Tuesday, December 16, 2008

Old family photo: Pop with children c. 1912

This photo is of my maternal grandfather reading to my uncles and an unidentified little girl, possibly a niece. It was taken in Kansas City, Missouri, around 1912, before the birth of my mother. My grandfather died in 1936 so I never knew him. But I love and honor him nonetheless.

The Children's Hour

-by Henry Wadsworth Longfellow
Between the dark and the daylight,
When the night is beginning to lower,
Comes a pause in the day's occupations,
That is known as the Children's Hour.

I hear in the chamber above me
The patter of little feet,
The sound of a door that is opened,
And voices soft and sweet.

From my study I see in the lamplight,
Descending the broad hall stair,
Grave Alice, and laughing Allegra,
And Edith with golden hair.

A whisper, and then a silence:
Yet I know by their merry eyes
They are plotting and planning together
To take me by surprise.

A sudden rush from the stairway,
A sudden raid from the hall!
By three doors left unguarded
They enter my castle wall!

They climb up into my turret
O'er the arms and back of my chair;
If I try to escape, they surround me;
They seem to be everywhere.

They almost devour me with kisses,
Their arms about me entwine,
Till I think of the Bishop of Bingen
In his Mouse-Tower on the Rhine!

Do you think, O blue-eyed banditti,
Because you have scaled the wall,
Such an old mustache as I am
Is not a match for you all!

I have you fast in my fortress,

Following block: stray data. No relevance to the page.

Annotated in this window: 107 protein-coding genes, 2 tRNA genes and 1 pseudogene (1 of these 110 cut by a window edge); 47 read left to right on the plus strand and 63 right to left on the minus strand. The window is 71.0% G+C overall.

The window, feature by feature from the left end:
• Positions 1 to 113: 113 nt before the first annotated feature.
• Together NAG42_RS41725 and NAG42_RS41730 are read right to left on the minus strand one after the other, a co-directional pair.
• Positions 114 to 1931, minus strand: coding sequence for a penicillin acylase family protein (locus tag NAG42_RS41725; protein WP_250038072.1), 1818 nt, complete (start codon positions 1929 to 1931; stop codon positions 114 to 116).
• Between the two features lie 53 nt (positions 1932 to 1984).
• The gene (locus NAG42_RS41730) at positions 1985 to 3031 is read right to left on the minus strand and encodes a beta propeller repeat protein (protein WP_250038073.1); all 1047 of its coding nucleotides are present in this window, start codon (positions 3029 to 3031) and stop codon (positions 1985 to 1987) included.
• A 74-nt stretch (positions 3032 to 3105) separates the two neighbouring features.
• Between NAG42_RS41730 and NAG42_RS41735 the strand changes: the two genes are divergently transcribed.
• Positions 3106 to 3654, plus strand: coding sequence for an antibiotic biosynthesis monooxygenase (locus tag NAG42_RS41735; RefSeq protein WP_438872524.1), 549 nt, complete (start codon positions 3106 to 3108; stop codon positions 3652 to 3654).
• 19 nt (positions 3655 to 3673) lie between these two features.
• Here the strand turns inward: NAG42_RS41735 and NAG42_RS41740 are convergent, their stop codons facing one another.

And will not let you depart,
But put you down into the dungeon
In the round-tower of my heart.

And there will I keep you forever,
Yes, forever and a day,
Till the walls shall crumble to ruin,
And moulder in dust away!


Lily Hydrangea said...

this photograph of your grandfather captures a moment from another time that is quite extraordinary.
It is not often I see really old photos where the people look genuinely happy. Your grandfather & these children look especially content!
Their expressions also match the feel of the poem illustrating it perfectly.
Lovely, Lydia.

Don't Feed The Pixies said...

My family are photographers - my dad has a great collection of photos of my great-grandad and family, but sometimes i've been blugeoned with the facts for so long that its a bit too much!

Still - a great family photo. You can tell that having your photo taken back then was a big event. Is this printed on a postcard?

An odd fact - the Duke Of Wellington (as in Napoleon's enemy) was one of the first people to pose for his photograph!

Buddha said...

Do you have any children?
I have two daughters and I love them dearly. I wish I can keep them forever young but they are growing up and I know one day they will grow wings...
Quite a handsome man. your grandfather.

Yolanda said...

I love this post. It has been awhile since I read your blog.

Lydia said...

Your comments were meaningful to me, so beautifully expressed. After my mother died I did a huge family project of old photos and docs on four discs. One photo needed to be repaired before I could copy it, and the merchant commented similarly: the group was uncharacteristically happy for photos of that time. I think I'll publish that one next time I do an old family photo here.